We made Gods Lake in the early afternoon of a day in late summer. It was a great bowl of inkpot black sunk into the granite and edged with spruce, pine and fir. At its shoreline, as my grandmother had told us, were tall cedars, a tamarack bog and a wide shallow bay at the southern end, where manoomin grew in abundance. The air was still at first. But as we paddled toward the northern end, where the grey-white cliffs spilled their gravel down to form the beach, a breeze came up and we could hear bird sounds from the reeds and shallows. A pair of eagles watched us from the top of a ragged old pine. A mother bear and two cubs broke apart at our approach and galloped up through the bracken and the meadow to disappear into the trees at its edge. It was warm and the sky above us was festooned with small clouds.

We pitched our tents in a glade in the trees. Every morning I could flip back the flap of the tent my brother and I shared and see the water and the opposite shore, the mist off it dreamlike. There were game and fish and berries and we ate like we never had before. Everyone seemed to take to the promise of this place. Ben rallied enough to help me with gathering firewood, setting the night lines and tramping up to the top of the ridge where we would sit and just look out over the land. The gods of Gods Lake seemed pleased that we were there, and as the weeks dwindled off to the far edge of summer, our camp was light-hearted and peaceful.

I tramped up the ridge alone as my brother slept in the tent late one afternoon. From there it seemed as though the entire world was a carpet of green pocked with bald grey places where spires and shoulders of rock rose through the trees. The sky was a clear and endless blue. A faint breeze eased over the lake. I’d come to favour a small jut of pink granite that looked like the bottom of an overturned canoe. From it I could see in every direction, and I loved being surrounded by all of that amazing space. As I sat there with the warmth of the sun spilled over me, I closed my eyes. I could hear the breeze in the trees. There was a tempo to it. Slow. Measured. My breathing slowed to match it. That’s when I heard my name. It was whispered so softly, I thought at first that I’d imagined it. Then I heard it again. My eyes flew open and I looked around. No one was there, only the branches of the trees bouncing easily in the breeze. Frail clouds had fanned out across the great canopy of blue sky. I stood and walked to the edge of the ridge and looked down. The drop was steep.

“Saul.” It came to me long and stretched out so that it didn’t really sound like a word at all. But I heard it nonetheless. “Saul.”

When I looked down at the lake again, I saw people. They were busy in canoes setting nets. A group of women waded in the shallows gathering cattail roots, and laughing children splashed at minnows. A few young men walked out of the trees carrying deer carcasses on poles, and now I could see a camp of a dozen wigwams at the foot of the great cliff. Women were scraping hides stretched out on poplar frames while children ran around them. A pair of elders sat beside a fire, and as I watched, one of the men looked up at me and nodded. He raised his black bowl pipe in my direction.

Then, suddenly, it was night. The fire at the centre of the camp burned high and in the flickering light I could see people dancing. Someone played a hand drum and the song they sang pierced the darkness where I stood with high, jubilant syllables of praise. The fire sent the fragrances of cedar and sage and roasting meat up to me and I felt a great hunger. The moon was full in the sky. As the rhythm of the drum and the song slowed, it became a social dance and I heard laughter clear as the call of night birds.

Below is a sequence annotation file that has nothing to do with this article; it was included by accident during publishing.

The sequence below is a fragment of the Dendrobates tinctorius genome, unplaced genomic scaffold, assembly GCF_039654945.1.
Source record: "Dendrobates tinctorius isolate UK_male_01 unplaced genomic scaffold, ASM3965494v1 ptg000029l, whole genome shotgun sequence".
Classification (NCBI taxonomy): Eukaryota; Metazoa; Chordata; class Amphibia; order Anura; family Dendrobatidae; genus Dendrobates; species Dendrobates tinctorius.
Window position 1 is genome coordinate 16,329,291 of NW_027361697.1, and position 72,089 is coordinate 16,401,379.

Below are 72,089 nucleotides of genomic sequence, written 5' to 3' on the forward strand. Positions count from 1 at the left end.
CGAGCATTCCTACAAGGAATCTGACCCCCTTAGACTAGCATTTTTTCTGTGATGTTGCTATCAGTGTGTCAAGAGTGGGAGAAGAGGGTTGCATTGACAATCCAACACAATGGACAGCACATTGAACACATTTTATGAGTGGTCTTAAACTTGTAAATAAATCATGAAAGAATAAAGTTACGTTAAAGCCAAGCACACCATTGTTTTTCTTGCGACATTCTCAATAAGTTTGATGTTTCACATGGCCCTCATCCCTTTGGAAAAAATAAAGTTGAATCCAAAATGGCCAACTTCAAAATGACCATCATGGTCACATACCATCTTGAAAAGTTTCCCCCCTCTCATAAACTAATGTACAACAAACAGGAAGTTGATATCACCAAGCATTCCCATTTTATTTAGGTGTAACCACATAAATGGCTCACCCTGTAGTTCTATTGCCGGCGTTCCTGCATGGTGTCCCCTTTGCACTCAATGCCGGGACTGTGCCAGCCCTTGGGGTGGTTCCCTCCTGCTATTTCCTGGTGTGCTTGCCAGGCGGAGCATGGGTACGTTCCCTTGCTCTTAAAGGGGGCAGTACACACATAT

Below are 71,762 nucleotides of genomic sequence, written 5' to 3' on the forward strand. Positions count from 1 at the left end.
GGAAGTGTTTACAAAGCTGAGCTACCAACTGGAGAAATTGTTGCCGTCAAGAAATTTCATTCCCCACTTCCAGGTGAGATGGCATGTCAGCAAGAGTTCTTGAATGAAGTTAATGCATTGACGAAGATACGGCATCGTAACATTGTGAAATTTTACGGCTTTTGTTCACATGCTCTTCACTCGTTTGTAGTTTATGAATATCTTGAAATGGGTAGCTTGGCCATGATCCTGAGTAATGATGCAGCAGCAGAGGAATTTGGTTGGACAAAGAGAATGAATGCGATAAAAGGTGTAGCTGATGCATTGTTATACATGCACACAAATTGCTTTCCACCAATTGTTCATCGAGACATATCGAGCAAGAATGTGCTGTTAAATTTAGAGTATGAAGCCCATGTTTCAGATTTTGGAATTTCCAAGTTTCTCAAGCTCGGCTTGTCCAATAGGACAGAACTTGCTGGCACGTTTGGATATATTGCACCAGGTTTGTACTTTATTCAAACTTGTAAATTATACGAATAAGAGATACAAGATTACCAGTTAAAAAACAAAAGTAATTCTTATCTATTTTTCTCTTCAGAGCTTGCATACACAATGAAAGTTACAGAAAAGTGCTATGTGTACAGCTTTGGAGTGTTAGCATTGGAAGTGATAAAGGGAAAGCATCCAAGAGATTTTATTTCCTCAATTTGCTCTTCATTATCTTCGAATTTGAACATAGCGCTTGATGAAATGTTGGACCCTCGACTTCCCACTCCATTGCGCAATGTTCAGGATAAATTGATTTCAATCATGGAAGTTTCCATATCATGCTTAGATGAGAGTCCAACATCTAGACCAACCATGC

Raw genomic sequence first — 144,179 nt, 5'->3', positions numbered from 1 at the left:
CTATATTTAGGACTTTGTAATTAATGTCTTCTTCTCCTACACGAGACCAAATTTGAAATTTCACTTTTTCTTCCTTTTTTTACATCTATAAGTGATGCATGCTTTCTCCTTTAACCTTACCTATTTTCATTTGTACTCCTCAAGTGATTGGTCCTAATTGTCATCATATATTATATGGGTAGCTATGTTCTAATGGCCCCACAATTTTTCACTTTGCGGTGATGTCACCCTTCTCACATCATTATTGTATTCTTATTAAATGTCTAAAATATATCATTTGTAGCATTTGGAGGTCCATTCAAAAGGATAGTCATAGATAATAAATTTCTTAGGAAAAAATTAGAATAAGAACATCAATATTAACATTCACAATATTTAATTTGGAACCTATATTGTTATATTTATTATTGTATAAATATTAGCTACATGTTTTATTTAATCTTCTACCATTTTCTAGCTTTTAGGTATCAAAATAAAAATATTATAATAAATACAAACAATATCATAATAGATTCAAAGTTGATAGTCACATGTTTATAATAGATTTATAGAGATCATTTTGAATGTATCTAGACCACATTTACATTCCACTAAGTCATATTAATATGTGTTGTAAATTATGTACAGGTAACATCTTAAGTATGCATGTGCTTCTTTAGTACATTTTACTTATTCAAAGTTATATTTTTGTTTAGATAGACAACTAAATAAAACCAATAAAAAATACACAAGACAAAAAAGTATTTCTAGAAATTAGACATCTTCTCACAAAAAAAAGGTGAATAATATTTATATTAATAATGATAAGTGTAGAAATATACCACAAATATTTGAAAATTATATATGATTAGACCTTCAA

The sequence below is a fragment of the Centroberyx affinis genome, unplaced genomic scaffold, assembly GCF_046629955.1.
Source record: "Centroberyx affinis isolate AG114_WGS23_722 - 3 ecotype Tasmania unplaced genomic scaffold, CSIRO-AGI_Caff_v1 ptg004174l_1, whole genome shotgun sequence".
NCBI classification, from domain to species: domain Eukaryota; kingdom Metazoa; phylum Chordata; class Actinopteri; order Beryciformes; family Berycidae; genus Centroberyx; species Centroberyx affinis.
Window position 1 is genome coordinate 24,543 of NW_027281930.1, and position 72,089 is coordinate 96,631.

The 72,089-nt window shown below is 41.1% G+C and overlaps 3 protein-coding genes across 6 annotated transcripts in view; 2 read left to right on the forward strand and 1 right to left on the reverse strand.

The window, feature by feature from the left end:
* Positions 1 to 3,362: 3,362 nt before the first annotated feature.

Then it was the deep of night and in the dim blue light of that full moon the camp slept. The fire had dwindled to lazy smoke curling up and over everything. A pair of dogs slept close to it. At the foot of the rock beach, canoes bumped and jostled in the light push of wavelets breaking on the stone. The man I had seen earlier by the fire was standing on the beach and he was singing. He held a long stick with a glowing end, and I could smell sweetgrass, tobacco, cedar and sage as he set the stick down on a flat rock and fanned the smoke up and over himself with a long feather fan. In the song that rose up to me I heard fragments of the Old Talk. The man raised his arms up high with his fingers splayed. When he’d finished singing, he bowed his head. Silence lay heavy over everything. I shivered. A long time passed, and then out of the west came the wail of a wolf song. The wolf song rose higher and higher and as it reached its crescendo I saw the face of the old man in the face of the moon. He stared back at me and the light in his eyes comforted me. Then he closed his eyes slowly and everything changed again.

Now it was morning. The fog rising up off the lake moved across the rock beach to envelop the camp. A rumble shook the ground at my feet and I heard the sound of rock cascading.

I fell to the ground as the rumbling grew louder. A cloud of dust rolled over me. When the rumble had subsided, the silence was so deep it scared me. I crept to the edge of the ridge and looked over. The face of the cliff had collapsed, and the camp was gone. Vanished. Even the trees had been scraped away and the beach was strewn with boulders. The chalky smell of rock dust brought tears to my eyes and I stood there weeping, my shoulders shaking at the thought of those people buried under all that stone.

“Saul,” I heard behind me.

I turned and my grandmother was standing there with her arms spread open. I fell into them and cried into her bosom.